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Commentary On Joel Amos Obadiah by Jean Calvin

Lecture fifty-eighth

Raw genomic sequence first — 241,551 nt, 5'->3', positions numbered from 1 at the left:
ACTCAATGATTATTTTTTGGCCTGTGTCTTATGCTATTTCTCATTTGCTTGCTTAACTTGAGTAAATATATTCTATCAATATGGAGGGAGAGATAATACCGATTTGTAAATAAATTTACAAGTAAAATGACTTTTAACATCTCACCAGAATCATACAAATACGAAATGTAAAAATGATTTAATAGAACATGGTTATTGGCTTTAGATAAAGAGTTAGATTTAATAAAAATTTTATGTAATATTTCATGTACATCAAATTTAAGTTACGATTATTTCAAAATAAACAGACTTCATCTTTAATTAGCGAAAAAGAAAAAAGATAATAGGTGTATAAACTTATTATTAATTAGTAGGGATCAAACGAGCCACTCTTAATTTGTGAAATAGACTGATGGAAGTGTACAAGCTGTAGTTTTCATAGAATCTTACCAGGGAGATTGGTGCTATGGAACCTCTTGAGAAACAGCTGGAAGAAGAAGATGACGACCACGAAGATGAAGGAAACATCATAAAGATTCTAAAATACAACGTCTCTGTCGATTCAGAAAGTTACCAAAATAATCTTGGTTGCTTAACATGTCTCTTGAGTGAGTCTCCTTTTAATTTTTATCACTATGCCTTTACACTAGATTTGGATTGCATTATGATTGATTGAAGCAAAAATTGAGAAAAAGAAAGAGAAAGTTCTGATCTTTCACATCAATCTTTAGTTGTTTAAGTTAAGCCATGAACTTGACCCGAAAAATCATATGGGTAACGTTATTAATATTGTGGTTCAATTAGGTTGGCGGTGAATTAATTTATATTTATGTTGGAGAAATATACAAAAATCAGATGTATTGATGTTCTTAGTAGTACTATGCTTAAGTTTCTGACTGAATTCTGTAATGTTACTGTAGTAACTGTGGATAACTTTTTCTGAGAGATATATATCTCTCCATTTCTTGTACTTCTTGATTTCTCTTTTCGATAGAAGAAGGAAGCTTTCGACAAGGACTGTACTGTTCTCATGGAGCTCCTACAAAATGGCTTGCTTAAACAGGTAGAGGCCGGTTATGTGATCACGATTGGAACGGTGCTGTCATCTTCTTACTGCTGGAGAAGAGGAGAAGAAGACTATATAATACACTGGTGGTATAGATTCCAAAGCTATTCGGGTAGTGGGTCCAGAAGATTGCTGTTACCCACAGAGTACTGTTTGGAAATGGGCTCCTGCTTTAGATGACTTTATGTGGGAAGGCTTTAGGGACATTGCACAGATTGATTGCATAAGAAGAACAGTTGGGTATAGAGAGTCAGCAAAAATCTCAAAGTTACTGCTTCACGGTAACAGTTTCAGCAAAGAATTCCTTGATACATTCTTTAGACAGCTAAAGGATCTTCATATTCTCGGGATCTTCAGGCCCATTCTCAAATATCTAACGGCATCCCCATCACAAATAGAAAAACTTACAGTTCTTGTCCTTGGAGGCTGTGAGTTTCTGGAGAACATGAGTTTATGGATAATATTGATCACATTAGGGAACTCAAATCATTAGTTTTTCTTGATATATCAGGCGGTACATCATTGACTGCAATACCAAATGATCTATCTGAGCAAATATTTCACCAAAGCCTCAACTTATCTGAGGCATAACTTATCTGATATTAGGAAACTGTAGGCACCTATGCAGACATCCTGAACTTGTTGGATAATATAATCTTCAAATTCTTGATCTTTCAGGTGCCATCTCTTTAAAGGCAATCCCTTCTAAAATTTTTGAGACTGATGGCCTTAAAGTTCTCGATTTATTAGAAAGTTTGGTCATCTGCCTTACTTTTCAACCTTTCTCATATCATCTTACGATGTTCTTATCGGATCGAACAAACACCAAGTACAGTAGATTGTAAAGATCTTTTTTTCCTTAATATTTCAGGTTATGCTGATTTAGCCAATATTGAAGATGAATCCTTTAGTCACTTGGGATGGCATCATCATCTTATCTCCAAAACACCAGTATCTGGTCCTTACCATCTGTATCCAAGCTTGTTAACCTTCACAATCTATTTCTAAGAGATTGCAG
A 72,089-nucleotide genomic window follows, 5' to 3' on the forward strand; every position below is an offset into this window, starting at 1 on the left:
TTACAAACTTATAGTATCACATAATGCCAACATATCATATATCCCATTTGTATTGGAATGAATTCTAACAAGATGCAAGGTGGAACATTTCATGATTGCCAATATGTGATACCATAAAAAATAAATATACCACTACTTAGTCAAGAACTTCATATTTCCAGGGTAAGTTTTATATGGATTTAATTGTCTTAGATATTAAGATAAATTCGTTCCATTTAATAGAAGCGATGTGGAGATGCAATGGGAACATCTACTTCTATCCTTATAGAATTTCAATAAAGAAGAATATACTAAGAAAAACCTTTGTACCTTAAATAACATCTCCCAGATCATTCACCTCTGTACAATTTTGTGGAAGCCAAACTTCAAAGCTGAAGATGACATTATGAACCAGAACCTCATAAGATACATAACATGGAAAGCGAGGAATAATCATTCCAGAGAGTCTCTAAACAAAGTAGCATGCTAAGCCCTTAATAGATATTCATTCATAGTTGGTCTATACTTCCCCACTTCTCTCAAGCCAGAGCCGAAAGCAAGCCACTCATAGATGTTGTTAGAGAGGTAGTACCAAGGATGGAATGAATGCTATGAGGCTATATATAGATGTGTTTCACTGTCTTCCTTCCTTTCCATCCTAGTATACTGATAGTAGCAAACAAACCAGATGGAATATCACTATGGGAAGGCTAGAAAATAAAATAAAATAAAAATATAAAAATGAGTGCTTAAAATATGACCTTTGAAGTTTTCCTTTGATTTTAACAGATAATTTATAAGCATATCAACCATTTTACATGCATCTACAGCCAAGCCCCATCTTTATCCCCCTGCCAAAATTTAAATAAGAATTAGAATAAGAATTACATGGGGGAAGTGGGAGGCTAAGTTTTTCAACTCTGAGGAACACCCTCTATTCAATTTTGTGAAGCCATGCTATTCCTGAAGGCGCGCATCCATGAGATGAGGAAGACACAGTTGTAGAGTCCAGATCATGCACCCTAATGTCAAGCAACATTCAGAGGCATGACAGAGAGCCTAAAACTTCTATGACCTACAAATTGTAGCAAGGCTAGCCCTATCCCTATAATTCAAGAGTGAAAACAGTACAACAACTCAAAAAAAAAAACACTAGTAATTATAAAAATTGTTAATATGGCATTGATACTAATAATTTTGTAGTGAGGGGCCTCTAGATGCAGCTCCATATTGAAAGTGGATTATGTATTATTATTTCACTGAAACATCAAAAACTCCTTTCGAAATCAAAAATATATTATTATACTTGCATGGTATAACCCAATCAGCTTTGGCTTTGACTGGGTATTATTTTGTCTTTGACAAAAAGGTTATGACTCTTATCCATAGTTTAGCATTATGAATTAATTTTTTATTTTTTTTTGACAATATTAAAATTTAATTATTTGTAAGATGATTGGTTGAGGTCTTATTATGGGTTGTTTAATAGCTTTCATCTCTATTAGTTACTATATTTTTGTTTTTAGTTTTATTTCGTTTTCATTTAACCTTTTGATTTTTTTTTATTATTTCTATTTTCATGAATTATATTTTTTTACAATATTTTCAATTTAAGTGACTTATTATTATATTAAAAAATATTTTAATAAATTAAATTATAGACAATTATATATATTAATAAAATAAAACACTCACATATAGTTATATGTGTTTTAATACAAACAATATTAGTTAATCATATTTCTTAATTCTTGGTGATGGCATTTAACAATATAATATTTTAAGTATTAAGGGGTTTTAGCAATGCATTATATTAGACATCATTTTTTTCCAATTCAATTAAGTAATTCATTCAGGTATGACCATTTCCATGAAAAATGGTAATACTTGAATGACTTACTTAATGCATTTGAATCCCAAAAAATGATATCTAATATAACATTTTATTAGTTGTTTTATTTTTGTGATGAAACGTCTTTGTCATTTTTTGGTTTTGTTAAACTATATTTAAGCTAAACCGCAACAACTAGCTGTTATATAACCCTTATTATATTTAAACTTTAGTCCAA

Ye who convert judgment into wormwood, and leave righteousness on the ground. We stated yesterday why the Prophet added this sentence: he wished in every way to prove the Israelites guilty. Having inveighed against their superstitions, he now adds, that they acted also falsely and iniquitously towards men. And he attacks the chiefs who ruled the people, not because they were alone culpable, but because they drew with them the whole community. We know that diseases descend from the head to the whole body: and this is the reason why the Prophet directs his address especially to the rulers. He says that they turned judgment to wormwood. This similitude often occurs. Nothing, we know, is sweeter than justice, when every one gains his own right; for this serves much to preserve peace. Hence nothing can be more gratifying to us, than when uprightness and equity prevail. This is the reason why the Prophet calls that iniquitous state of things bitterness, when no regard is had for justice and rectitude. He says also that righteousness was cast down on the ground, or thrown to the ground. Now the judges ought to have defended what was right among the people: for this, we know, is the duty enjoined them: and the Prophet now lays this to their charge that they left justice on the ground -- that they suffered it to lie prostrate. We now perceive the Prophet's design. It follows --
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